It’s summertime and the American Academy of Dermatology is once again out in full force warning you to avoid the sun and slather yourself in sunscreen.
My advice is to disregard their dangerous advice… Sunscreens are loaded with chemicals that produce free radicals, disrupt hormones — and can even lead to cancer.
The worst part is most people think sunscreens just sit on the surface of the skin. For years, I’ve been fighting this misperception and revealing the real truth… these chemicals are absorbed, immediately finding their way into your bloodstream.
A clinical trial funded by the FDA and published in the Journal of the American Medical Association recently confirmed this.
Researchers studied the effects of the active ingredients in four popular sunscreens applied topically and found that the chemicals were absorbed into the bloodstream. And at higher concentrations than an established FDA threshold.1
Does Your Sunscreen Contain These 2 Toxins?
The FDA continues to tell us that sunscreen is safe, despite the toxic chemicals.
Take titanium dioxide (TiO2), for example. This is a common toxic chemical additive found in sunscreens. Sunscreen makers advertise it as beneficial — because it won’t clog your pores.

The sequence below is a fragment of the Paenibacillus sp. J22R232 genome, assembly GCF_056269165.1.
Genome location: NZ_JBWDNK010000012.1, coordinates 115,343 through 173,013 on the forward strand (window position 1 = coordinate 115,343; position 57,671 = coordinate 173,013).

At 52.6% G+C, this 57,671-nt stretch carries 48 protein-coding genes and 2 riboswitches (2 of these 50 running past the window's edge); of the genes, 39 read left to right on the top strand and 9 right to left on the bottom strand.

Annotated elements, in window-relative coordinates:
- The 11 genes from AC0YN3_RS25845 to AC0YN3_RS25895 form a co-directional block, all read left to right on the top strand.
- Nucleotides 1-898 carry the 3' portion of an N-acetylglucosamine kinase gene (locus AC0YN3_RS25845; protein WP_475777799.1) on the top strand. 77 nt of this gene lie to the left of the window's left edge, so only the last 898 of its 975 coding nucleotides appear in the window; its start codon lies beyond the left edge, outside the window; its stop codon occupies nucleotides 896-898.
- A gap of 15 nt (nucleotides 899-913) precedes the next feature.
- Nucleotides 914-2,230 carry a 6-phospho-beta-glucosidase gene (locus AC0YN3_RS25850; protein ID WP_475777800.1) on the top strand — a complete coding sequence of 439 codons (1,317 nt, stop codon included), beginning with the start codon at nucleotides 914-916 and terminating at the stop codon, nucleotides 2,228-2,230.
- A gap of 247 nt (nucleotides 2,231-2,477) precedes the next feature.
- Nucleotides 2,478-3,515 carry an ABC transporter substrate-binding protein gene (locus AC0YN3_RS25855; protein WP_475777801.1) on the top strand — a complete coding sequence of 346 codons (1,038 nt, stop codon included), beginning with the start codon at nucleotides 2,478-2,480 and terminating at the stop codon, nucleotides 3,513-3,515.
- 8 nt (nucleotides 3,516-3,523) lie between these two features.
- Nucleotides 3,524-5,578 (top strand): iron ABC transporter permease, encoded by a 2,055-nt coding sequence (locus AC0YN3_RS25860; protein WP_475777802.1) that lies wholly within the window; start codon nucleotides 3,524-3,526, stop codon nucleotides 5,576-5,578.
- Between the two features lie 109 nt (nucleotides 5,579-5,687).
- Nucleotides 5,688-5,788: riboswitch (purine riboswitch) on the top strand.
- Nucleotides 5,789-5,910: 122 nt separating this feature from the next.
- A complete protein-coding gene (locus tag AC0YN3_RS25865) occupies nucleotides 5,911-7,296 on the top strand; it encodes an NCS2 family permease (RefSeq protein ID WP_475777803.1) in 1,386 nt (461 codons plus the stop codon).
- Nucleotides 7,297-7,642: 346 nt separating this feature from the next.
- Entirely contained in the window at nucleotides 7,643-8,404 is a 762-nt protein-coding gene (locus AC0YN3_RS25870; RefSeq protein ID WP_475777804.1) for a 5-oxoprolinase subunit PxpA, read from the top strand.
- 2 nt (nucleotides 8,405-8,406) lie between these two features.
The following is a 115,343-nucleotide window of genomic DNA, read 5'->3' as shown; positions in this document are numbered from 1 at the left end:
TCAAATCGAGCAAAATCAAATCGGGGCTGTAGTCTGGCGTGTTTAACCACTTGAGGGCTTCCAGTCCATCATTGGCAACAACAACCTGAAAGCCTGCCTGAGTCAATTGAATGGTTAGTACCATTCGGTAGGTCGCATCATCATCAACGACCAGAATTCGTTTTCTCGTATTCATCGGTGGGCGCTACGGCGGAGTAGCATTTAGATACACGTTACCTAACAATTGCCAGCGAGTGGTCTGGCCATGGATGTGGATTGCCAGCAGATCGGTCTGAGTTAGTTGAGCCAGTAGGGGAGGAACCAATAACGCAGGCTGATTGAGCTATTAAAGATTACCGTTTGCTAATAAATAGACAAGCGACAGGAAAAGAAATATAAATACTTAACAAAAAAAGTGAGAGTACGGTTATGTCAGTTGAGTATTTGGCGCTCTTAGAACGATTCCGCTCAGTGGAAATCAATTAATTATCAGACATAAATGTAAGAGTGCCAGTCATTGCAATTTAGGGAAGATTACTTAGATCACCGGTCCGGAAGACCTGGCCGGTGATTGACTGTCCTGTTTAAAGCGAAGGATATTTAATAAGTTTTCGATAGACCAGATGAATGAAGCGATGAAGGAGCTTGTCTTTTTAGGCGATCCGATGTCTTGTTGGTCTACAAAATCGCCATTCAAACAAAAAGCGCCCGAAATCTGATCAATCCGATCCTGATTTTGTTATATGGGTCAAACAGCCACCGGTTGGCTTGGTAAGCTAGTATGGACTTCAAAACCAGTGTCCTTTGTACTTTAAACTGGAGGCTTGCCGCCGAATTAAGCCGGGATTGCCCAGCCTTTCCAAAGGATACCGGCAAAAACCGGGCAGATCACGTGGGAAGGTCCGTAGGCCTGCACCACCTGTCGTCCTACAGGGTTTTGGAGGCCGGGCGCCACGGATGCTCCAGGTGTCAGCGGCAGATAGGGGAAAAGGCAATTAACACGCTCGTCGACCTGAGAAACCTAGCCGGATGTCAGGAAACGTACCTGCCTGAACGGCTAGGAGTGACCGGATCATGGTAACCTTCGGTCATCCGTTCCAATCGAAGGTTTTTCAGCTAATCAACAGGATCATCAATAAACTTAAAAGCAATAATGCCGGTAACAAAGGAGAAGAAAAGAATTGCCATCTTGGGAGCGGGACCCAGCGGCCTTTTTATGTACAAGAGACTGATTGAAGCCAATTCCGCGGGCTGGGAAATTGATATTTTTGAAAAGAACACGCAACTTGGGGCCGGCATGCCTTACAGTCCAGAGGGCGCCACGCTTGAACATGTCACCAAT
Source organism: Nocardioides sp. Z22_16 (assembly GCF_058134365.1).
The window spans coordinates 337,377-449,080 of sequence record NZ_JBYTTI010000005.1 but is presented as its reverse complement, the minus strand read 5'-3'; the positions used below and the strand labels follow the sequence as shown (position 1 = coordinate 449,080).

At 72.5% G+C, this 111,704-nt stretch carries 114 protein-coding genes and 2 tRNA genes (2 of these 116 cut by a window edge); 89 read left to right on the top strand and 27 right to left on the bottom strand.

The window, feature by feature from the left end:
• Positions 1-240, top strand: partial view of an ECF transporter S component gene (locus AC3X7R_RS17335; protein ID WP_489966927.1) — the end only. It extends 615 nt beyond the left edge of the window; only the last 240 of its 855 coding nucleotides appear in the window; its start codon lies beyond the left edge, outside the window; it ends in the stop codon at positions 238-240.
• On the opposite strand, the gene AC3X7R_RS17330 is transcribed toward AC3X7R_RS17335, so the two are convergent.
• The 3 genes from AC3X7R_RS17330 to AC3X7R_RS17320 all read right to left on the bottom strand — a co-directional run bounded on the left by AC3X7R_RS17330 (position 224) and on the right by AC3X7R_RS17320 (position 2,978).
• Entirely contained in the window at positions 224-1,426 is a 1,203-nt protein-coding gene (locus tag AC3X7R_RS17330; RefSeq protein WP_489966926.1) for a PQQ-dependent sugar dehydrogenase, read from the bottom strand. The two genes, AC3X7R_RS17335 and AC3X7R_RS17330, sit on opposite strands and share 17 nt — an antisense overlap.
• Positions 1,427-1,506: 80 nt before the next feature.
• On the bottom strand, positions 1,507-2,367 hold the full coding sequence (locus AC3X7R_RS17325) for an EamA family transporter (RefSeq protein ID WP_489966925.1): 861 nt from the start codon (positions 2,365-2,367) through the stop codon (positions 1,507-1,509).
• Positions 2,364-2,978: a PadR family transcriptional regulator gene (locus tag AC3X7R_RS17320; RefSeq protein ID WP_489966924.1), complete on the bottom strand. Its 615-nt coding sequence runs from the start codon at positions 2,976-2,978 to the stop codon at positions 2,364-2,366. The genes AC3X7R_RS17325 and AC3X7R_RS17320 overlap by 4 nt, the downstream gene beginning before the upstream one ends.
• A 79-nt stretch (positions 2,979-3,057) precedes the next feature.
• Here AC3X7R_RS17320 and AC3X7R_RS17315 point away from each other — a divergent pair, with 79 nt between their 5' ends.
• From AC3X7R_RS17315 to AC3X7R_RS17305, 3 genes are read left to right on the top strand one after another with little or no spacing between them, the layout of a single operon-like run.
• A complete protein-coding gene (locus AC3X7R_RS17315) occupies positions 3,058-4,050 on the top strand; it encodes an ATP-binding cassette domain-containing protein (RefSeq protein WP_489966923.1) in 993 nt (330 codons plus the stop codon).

Just like heavy metals, TiO2 accumulates in your body and gets into your bloodstream.2 It’s been linked to inflammation, diabetes, cancer, liver and kidney damage, as well as heart and brain damage.
TiO2 is completely alien to the human body and most of Europe has banned it. Yet in the U.S. last year, the TiO2 industry made revenues of more than $13 billion.3
Another toxic sunscreen ingredient is benzophenone. This free radical attacks your fat cells, protein cells and your DNA, which can cause hormone imbalances and premature aging.4
But there’s more…
When this chemical comes in contact with the sun, it actually increases your risk of skin cancer. Researchers at the University of California found that benzophenone boosts the production of free radicals in your skin by 64% after only 10 minutes in the sun.5
But there’s an even bigger reason to stop slathering sunscreen all over your body… It blocks your vitamin D production by a whopping 98%.6
And this is a huge issue. Studies concluded that 61% of all Americans are vitamin D deficient.7
You see, you evolved to get vitamin D from the sun. But today, we cover ourselves with clothes. When we do venture out into sun, we cover ourselves with sunblock. But by doing this, you don’t get exposed to enough of the sun’s UVB rays — and that means your body can’t make enough vitamin D.
If you’re a regular reader, you’ve heard me talk about vitamin D before. Every cell in your body needs it to survive. And when you don’t get enough of it, your body doesn’t function properly.
There are dozens of studies that back up this vitamin’s power to fight cancer, heart disease, osteoporosis, diabetes, chronic obstructive pulmonary disease, dementia and Alzheimer’s disease.
Researchers recently discovered why the “sunshine vitamin” is so necessary for your good health. They found that vitamin D triggers a gene that reduces inflammation at the DNA level.8